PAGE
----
The production here is grand, sleek and intense as the intrigue of the situations play out, but even across its over five-hour span, Carlos never finds any real purpose. The miniseries, rather than delving deeper into the motivations of the terrorists, plays out more like a series of set pieces, and begins to lose its momentum after a while. There is no real examination of the underlying motivations for Carlos to lead his underlings against the “Zionists.”

These things aside, the drama in Carlos feels realistic, is brilliantly scripted as far as its dialogue is concerned, and superbly acted by all involved. Ramírez does an excellent job, with smoldering sexuality, self-centered motivations, and percolating anger.

The Criterion Collection’s set does not include the 2 1/2 hour theatrical version of Carlos, only the three-part mini-series.

Video Quality

[Rating:4.5/5]

I found the Optimum UK release of this to look just a bit soft and while this release from Criterion looks generally the same, it definitely shows an improvement in detail, with an extension of high frequency information and a more textured look to its grain structure. The film, lit with mostly practical lighting, still remains a bit dull overall, but that is due to artistic intent. The AVC encodement presented by Criterion is almost flawless, without a hint of source damage or video noise.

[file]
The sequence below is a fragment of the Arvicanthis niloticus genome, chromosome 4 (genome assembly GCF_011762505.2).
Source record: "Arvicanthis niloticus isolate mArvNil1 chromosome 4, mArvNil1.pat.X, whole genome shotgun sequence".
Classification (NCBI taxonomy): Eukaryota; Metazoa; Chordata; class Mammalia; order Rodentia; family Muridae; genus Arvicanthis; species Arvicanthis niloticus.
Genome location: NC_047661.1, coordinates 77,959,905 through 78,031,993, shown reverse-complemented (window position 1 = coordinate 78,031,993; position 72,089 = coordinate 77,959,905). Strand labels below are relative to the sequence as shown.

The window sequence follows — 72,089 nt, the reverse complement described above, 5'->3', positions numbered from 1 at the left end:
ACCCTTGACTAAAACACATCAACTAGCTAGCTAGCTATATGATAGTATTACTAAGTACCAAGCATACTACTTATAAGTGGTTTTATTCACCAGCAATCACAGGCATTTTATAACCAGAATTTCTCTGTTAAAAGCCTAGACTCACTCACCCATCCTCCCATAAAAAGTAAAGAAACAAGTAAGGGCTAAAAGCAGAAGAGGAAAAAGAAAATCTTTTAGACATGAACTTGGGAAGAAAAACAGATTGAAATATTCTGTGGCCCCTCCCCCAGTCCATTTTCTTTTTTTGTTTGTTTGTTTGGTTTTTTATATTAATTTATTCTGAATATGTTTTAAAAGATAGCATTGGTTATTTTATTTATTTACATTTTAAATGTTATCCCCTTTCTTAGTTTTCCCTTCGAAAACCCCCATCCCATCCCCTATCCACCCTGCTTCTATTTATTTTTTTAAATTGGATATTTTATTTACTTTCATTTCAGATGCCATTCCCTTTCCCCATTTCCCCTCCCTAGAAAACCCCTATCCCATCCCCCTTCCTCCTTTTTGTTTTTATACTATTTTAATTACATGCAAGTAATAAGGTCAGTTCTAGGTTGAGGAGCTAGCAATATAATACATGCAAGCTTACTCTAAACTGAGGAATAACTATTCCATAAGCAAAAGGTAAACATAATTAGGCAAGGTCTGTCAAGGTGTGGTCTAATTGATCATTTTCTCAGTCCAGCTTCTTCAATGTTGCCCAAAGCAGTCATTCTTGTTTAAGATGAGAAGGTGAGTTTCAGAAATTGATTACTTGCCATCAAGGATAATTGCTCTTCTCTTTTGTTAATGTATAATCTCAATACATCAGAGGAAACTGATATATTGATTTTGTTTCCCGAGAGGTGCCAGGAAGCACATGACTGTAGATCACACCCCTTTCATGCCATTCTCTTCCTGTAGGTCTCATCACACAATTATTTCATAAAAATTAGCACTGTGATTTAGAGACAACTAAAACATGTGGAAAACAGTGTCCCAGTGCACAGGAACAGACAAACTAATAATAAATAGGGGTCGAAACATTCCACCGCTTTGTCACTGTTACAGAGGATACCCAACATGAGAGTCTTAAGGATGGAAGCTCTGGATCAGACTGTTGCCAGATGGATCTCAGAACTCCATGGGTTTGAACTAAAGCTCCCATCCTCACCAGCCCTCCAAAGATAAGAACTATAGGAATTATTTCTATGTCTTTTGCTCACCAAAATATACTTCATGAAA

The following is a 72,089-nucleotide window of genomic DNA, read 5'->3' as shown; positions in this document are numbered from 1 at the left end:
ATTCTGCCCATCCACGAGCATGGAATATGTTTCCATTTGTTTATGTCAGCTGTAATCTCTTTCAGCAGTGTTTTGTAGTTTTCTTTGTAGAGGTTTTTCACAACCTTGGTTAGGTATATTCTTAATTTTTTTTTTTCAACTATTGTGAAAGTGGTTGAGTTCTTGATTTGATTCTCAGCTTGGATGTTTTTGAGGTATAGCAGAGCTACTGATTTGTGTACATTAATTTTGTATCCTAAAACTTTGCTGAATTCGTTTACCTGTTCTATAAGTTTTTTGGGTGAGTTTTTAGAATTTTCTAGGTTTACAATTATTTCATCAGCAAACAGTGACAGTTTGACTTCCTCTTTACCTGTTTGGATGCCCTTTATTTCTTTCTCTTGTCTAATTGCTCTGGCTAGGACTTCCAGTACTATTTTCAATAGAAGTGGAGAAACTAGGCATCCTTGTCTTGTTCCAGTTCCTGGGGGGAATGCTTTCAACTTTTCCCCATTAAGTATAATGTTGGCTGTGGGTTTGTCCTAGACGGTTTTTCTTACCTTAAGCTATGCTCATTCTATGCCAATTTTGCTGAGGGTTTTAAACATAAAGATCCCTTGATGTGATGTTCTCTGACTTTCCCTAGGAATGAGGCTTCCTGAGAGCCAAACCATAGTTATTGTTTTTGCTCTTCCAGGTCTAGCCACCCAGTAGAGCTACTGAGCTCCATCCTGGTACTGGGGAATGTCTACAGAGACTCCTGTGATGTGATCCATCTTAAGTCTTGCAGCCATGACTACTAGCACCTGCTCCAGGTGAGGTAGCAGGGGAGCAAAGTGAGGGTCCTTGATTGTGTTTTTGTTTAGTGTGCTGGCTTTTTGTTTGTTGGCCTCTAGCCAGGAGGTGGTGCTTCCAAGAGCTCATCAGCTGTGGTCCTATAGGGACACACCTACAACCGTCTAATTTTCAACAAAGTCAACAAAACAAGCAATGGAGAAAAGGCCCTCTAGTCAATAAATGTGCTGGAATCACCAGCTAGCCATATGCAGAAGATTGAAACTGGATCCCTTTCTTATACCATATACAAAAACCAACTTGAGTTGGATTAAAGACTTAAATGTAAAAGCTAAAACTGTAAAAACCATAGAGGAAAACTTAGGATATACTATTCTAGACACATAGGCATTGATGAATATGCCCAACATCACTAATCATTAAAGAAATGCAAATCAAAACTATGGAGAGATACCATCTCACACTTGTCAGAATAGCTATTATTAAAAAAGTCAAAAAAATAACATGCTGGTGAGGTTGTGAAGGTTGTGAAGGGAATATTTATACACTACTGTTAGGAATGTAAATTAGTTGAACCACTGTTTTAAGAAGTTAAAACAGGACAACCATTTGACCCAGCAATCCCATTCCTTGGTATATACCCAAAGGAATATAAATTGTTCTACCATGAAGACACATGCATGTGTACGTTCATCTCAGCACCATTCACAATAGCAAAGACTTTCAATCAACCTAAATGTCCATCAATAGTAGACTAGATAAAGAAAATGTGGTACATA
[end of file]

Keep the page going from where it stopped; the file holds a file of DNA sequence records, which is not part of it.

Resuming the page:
Audio Quality

[Rating:4/5]

The film’s soundtrack, presented in DTS-HD Master Audio 5.1, remains rather lifeless on this Criterion release even if it did seem to be a little more dynamic to my ears this time around as compared to the Optimum release. The surround channels contain only some very low-level ambience, subtle at best, and really only open up with the film’s numerous explosions and gunfire. Dialogue is clean and there is a reasonable use of directional panning across the front.